Krakatoa, Indonesian Krakatau, is located on Rakata Island between Java and Sumatra. Its eruption in 1883 was one of the largest natural disasters in the world. The eruption was the loudest recording ever recorded and it was heard twice around the world.
Krakatoa is a small volcanic island located in Indonesia, In August 1883, the eruption of the main island of Krakatoa (or Krakatau) killed more than 36,000 people, making it one of the most devastating volcanic eruptions in human history. Around 1 p.m. on August 26, a volcanic blast sent a cloud of gas and debris some 15 miles into the air. It is the first in a series of powerful explosions over the next 21 hours, culminating in a gigantic blast around 10 am on August 27 that propelled ash 50 miles into the air and could be heard as far away as 2,800 miles. The island is about 9 square miles, including both Perboewatan and Danan, plunged underwater into the caldera to a depth of 820 feet below sea level.
Krakatoa’s violent eruption killed more than 36,000 people. They died to lava, volcanic ash, and flying rocks and tens of thousands more people drowned in a bunch of tsunamis caused by the volcano’s collapse into the caldera, with a 120-foot-high wall of water that formed just after the blast which destroyed 165 coastal villages.
What caused the eruption?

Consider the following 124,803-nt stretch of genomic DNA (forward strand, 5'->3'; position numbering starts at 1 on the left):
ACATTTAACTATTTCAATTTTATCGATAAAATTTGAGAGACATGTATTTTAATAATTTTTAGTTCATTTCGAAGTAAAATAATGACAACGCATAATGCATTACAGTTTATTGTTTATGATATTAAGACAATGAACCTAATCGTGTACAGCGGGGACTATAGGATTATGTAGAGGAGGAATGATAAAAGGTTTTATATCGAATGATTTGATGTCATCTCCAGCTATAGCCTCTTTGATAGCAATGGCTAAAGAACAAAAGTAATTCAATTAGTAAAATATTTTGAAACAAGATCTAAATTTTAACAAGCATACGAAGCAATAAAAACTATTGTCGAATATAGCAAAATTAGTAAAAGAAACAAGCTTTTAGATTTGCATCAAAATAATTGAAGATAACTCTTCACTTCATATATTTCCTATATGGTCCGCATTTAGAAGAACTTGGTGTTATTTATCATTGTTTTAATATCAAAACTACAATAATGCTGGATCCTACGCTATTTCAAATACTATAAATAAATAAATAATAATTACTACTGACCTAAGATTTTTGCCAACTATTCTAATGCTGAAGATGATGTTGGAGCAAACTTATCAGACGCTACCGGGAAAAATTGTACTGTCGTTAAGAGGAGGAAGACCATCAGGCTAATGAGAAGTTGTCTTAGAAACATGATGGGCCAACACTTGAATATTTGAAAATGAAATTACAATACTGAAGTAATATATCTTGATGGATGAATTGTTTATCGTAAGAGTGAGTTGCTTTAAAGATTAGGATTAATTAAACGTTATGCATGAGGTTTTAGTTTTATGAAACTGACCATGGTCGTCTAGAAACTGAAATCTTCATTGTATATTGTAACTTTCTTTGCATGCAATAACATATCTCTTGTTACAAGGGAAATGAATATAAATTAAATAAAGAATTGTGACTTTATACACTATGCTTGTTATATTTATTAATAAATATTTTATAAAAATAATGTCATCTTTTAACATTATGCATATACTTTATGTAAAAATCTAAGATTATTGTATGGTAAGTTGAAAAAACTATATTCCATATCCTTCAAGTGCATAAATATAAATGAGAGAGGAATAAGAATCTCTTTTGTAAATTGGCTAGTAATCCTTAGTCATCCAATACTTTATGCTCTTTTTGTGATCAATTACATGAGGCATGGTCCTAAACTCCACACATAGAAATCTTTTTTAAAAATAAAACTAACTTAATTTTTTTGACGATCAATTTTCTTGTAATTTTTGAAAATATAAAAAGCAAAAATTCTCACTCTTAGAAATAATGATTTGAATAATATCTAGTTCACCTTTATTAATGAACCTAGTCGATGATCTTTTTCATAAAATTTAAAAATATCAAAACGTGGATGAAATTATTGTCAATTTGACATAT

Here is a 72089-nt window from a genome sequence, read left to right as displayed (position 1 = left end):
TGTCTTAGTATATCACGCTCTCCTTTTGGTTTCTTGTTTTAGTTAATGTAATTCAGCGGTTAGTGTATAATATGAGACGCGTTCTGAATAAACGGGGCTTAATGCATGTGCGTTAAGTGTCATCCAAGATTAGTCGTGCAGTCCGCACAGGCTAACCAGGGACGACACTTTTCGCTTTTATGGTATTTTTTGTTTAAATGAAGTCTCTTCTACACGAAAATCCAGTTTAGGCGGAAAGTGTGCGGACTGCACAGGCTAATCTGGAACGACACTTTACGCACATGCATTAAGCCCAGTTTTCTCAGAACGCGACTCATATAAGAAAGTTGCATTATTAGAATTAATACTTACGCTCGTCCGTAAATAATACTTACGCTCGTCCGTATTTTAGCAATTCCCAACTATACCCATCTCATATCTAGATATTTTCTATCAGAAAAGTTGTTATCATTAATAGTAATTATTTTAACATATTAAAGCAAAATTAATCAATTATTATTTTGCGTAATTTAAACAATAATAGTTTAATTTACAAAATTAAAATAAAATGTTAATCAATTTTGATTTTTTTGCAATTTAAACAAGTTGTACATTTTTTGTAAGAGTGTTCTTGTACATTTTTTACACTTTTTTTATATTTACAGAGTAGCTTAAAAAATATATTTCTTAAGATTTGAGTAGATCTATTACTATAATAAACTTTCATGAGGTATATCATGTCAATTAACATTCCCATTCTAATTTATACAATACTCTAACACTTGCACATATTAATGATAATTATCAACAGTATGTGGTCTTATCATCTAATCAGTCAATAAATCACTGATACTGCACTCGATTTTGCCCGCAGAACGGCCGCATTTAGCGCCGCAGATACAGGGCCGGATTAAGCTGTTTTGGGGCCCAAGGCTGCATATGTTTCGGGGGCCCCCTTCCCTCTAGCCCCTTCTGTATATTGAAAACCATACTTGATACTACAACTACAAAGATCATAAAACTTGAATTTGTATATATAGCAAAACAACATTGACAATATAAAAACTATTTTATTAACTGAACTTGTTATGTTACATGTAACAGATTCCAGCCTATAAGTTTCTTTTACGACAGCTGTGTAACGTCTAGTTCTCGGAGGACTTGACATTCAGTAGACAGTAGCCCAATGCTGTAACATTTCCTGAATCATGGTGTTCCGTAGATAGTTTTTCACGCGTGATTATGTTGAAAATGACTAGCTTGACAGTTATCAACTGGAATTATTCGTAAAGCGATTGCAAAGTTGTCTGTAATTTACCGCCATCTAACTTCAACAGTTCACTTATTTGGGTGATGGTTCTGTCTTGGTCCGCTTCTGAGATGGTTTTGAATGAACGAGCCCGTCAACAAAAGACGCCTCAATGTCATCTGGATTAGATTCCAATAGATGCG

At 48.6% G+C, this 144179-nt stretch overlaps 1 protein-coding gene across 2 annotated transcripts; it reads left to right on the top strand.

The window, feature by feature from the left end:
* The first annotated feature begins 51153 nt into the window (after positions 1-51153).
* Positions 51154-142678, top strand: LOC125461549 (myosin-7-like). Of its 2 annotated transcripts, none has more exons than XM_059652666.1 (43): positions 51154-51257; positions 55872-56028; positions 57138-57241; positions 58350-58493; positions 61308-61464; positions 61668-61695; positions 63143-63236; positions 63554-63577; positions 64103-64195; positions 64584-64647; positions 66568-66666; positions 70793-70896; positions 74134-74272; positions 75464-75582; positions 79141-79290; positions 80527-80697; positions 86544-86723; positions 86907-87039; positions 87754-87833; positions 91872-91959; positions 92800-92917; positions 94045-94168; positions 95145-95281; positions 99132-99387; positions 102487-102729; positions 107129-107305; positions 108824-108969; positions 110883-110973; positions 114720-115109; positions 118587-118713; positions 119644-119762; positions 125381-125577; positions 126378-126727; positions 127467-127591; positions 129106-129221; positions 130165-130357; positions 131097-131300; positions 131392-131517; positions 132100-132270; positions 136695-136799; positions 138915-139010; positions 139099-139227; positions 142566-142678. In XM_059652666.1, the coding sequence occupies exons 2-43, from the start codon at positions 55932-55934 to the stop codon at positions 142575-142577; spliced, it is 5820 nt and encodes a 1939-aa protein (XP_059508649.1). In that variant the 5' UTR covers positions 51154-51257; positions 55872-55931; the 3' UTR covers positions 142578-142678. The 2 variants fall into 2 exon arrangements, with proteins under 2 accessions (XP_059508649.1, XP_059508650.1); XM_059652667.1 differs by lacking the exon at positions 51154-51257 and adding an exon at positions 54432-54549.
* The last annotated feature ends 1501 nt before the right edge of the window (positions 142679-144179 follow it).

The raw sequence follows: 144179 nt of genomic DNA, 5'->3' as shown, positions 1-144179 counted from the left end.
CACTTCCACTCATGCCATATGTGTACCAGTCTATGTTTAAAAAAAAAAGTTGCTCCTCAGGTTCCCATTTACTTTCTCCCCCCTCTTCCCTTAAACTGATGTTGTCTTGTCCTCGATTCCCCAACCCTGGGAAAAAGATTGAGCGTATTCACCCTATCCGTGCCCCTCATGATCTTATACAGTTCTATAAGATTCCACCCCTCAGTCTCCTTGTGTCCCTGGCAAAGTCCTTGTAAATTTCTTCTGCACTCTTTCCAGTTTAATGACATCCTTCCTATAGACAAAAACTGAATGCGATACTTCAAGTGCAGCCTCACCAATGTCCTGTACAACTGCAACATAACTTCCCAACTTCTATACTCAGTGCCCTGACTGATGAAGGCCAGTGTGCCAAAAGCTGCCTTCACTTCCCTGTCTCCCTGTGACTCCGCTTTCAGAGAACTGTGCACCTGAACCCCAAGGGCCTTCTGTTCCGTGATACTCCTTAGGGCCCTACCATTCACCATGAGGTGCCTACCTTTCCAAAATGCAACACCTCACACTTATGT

Krakatoa’s can be traced to the movement of the tectonic plates that make up the Earth’s crust, which is constantly moving against each other over the thick liquid layer, or mantle, beneath. The 1883 Krakatoa eruption measured a 6 on the Volcanic Explosivity Index or known as VEI, the eruption had a force of 200 megatons of TNT. To compare the eruption, the bomb that destroyed the city of Hiroshima in World War ll had a force of 20 kilotons and the bomb was 10,000 times weaker than the volcano. Krakatoa’s eruption sent six miles of rock, ash, dust, and debris into the atmosphere, darkening the skies and causing vividly colored sunsets and other spectacular effects around the world. Dense clouds immediately lowered temperatures the dust spread. Other climatic changes occurred thousands of miles from Indonesia. The amount of rainfall in Los Angeles in the months after the Krakatoa eruption remains the city’s highest annual rainfall at the time. Its 1883 eruption became the first global catastrophe, which instantly broadcast news of the eruption all over the world. Inside the area, there were notes written by survivors of the volcano about the events that were witnessed. After many smaller eruptions, the volcano has been inactive since the eruptions in 2012.